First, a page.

Monthly Archives: November 2011

Great Expectations

I remember when I was very poorly. When I hadn’t left my bed for a very long time, and long before I was able to sit up in a wheelchair, that even in my dreams I was bedbound. All of my dreams at night consisted of me lying in my bed waiting for the day to be over, (yes truly it was pleasure overload. Many people talk about being so scared at night they wake themselves from a dream-but have you ever done it from sheer boredom? Some nights I’d be like “well thank god I chose a nice set of pyjamas, that’ll give me something to keep me busy-ooh that’s a nice bedspread, wonder if I can get it in pink”. Its all rock n roll in Carrie’s world of dreams I can assure you baby….)

What worried me most about this was that I knew on some level that if I couldn’t even imagine myself getting better anymore then I was in real trouble. If I had subconsciously given up then the answer or cure would always remain elusive.

I didn’t know what the answer was, so I used to pretend. I’d do things like shut my eyes and pretend I was shopping, or turn on the tele and pretend I was there. When I started to get better at that I’d take it a bit further-ridiculous facebook statuses such as announcing I was “off for a jog” dishonest? Yes. Deluded? Entirely, but after a while I started dreaming I was out with people in the world, dancing, laughing, working. And it made me feel a hell of a lot more hopeful I can tell you…

It is entirely possible that you don’t sit as firmly on the left side of crazy as I do. And I will respect that. But I have to say that this experience taught me an incredibly valuable lesson: my results are only ever as great as my expectations will allow. When I was in the wheelchair I pretended I was walking. When I was walking very badly I pretended I was doing it like the pro’s on the catwalk do. It really mentally got me out of those situations where I would otherwise keep myself small by following that voice inside me that said logically I wouldnt get any further than where I now stood in life.

I do still battle with thoughts that I don’t deserve a really nice life, someone to love me for who I am/ a brilliant job/as many pretty dresses as one wadrobe can handle. It also took me a long time to realise I deserve more than just good health. That I was worth more than having just enough energy to cope with life. That I should expect to be able to work full time and have a great social life AND a beautiful place to live AND go on lovely holidays. That my spare time should be spent out and about seeing the world and loving it. That I can live on a couple of hours sleep a night and then forget about my bed altogether. It’s normal, people do it everyday without thinking twice. I had to pretend my ass off for a LONG time before I really believed any of this stuff-trust me…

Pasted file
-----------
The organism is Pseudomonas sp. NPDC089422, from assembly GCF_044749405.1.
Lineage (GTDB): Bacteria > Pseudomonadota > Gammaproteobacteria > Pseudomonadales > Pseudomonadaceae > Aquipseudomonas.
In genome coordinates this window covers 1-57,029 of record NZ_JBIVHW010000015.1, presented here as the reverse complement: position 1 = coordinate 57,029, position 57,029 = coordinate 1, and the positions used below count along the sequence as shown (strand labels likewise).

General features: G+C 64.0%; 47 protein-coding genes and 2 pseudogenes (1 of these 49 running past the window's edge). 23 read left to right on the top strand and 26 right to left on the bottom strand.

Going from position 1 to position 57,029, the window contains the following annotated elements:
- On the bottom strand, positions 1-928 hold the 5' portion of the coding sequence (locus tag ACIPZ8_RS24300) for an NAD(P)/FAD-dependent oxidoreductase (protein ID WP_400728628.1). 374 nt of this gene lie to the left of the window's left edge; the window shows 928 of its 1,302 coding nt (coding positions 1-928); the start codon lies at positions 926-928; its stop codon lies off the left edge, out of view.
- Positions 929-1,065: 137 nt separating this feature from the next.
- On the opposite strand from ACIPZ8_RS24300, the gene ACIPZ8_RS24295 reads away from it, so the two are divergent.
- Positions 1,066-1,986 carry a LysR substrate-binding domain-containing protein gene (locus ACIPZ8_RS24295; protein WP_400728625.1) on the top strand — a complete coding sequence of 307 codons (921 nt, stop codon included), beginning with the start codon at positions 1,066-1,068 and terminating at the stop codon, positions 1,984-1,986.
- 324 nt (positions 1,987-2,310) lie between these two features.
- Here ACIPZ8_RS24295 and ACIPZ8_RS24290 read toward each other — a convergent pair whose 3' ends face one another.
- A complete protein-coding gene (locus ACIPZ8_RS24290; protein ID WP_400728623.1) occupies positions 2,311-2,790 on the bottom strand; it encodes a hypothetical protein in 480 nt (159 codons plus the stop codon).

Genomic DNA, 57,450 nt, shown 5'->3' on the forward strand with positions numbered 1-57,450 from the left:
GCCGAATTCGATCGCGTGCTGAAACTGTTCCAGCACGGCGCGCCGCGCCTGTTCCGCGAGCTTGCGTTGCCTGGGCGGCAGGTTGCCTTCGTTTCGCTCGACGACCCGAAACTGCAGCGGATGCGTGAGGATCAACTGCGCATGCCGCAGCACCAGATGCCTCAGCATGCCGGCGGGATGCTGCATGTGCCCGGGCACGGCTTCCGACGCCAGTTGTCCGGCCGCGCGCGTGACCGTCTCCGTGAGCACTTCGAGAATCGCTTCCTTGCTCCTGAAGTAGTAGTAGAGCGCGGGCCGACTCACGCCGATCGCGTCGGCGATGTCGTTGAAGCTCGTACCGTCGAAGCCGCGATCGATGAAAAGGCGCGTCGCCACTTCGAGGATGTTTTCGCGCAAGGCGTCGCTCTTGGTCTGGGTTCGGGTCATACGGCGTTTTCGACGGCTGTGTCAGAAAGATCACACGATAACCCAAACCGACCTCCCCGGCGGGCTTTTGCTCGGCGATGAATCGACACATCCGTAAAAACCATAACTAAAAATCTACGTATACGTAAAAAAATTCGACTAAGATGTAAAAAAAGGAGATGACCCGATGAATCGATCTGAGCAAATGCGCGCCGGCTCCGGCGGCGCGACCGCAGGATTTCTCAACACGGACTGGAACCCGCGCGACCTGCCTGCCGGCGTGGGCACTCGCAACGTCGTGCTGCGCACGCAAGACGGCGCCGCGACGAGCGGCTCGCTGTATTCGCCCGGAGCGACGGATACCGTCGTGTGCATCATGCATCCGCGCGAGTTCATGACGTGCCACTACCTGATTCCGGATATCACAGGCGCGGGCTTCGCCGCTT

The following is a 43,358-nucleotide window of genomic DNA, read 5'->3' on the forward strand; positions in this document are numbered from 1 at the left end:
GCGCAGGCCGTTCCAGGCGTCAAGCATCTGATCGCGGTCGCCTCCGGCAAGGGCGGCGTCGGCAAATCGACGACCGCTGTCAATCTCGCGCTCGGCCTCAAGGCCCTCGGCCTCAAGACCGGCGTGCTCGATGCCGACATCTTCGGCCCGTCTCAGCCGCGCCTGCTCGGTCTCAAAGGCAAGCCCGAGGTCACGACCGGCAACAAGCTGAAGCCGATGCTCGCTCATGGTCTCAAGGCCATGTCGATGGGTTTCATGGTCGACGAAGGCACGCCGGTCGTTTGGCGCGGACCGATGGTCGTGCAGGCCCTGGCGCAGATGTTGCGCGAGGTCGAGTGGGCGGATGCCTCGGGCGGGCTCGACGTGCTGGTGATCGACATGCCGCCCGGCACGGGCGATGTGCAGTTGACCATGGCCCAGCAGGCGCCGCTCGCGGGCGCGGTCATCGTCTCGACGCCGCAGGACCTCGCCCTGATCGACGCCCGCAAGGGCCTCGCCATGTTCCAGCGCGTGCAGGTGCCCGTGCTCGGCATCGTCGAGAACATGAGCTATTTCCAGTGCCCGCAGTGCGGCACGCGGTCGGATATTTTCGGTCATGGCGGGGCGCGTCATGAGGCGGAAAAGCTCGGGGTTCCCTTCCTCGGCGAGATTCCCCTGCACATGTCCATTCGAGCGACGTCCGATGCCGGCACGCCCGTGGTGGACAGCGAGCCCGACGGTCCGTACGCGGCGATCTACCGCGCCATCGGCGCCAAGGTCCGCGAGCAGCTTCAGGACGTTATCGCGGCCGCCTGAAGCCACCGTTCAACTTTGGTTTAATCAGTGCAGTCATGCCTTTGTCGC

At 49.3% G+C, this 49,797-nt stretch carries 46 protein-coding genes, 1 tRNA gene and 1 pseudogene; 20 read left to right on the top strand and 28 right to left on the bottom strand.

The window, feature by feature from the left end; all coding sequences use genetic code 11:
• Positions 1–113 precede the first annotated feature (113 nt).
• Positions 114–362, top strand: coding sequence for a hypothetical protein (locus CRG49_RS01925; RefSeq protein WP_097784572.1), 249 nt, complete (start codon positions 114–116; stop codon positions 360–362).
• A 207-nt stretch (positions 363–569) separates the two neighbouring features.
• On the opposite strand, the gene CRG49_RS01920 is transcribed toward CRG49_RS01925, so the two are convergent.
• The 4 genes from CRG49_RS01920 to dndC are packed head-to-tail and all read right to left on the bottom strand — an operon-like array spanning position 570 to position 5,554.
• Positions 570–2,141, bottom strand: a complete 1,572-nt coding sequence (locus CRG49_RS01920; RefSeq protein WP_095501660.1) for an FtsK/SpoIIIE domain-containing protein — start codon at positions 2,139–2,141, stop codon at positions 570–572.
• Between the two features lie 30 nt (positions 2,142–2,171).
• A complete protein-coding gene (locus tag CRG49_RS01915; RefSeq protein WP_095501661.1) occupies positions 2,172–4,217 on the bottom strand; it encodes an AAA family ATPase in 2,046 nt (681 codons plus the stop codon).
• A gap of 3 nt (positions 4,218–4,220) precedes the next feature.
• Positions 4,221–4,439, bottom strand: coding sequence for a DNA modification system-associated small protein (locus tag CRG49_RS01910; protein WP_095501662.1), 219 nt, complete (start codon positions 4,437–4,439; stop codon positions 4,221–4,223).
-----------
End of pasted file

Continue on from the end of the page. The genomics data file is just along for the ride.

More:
I don’t believe anyone has to be bedbound or in a wheelchair to want a better life. I think we can start telling ourselves a better story right here and now. I think we can tweak that story everyday until we believe it so much we aren’t even remotely surprised when it becomes a reality. I think the more we do it the easier it gets. And I KNOW as the stories get bigger and more elaborate the better my life gets. So here’s to your Once Upon. A Time. I hope it has the best Happy Ever After you can dream of.

C xx


The Bit They Don’t Tell You

The main reason I set this place up was to give people the opportunity to have something I never had-namely evidence that it’s entirely possible to go from being totally dependant on others and very sick indeed, to complete independence and a life better than the one you had before you even got sick in the first place. And in the spirit of this I want to share a few things that you might not want to hear. But it’s stuff l wish someone had told me… So here’s a few to be getting on with.

When you get to the point that you’re physically well enough to leave the house and start your life again properly-you’re going to wish you weren’t. It’s scary and hard and beyond description-and it’s going to be that way for a long time. Be prepared to feel this way for about 18 months. And do what you can to take care of yourself not just physically (because it’s a painful process getting your body back to full working order) but mentally it takes it toll being afraid all the time.

But stick with it. Get up every morning fully expecting to feel like a failure but don’t give up. Don’t run home and hide in your bedroom. You spent years there-even the hardest day in the Real World beats the best day housebound. I had days where I felt I wouldn’t ever make it through and come out the other side anything less than a shadow of the person l once was. That I’d never feel safe again, or normal, or capable of Being part of the real world again. But I was wrong.

If you can get through the first 18 months then you can do anything. And at the end of it is a place so good you won’t believe it. It’s a place you’ve never dreamt of. A place you are so filled with appreciation for every experience that comes your way, that you will feel bad for those that haven’t been in your shoes and therefore don’t have your seemingly endless capacity for Joy.

It’s all on it’s way to you, so keep that in mind if you aren’t feeling so great right now. I promise it’s only just around the corner.

C xx